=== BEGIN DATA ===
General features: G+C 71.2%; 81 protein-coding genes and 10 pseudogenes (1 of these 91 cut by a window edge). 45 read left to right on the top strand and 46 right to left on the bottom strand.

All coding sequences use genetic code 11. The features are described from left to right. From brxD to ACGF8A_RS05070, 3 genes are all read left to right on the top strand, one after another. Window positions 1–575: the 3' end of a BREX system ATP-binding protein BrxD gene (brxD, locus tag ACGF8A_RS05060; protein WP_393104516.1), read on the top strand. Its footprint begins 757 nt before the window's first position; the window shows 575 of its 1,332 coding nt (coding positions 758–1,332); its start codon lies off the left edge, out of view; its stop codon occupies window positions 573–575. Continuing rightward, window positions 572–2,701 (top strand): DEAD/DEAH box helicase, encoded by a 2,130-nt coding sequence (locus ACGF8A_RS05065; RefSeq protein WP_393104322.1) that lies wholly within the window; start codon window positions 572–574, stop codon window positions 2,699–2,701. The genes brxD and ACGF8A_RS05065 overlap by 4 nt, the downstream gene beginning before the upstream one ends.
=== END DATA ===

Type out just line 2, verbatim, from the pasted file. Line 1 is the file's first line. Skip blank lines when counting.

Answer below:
All coding sequences use genetic code 11. The features are described from left to right. From brxD to ACGF8A_RS05070, 3 genes are all read left to right on the top strand, one after another. Window positions 1–575: the 3' end of a BREX system ATP-binding protein BrxD gene (brxD, locus tag ACGF8A_RS05060; protein WP_393104516.1), read on the top strand. Its footprint begins 757 nt before the window's first position; the window shows 575 of its 1,332 coding nt (coding positions 758–1,332); its start codon lies off the left edge, out of view; its stop codon occupies window positions 573–575. Continuing rightward, window positions 572–2,701 (top strand): DEAD/DEAH box helicase, encoded by a 2,130-nt coding sequence (locus ACGF8A_RS05065; RefSeq protein WP_393104322.1) that lies wholly within the window; start codon window positions 572–574, stop codon window positions 2,699–2,701. The genes brxD and ACGF8A_RS05065 overlap by 4 nt, the downstream gene beginning before the upstream one ends.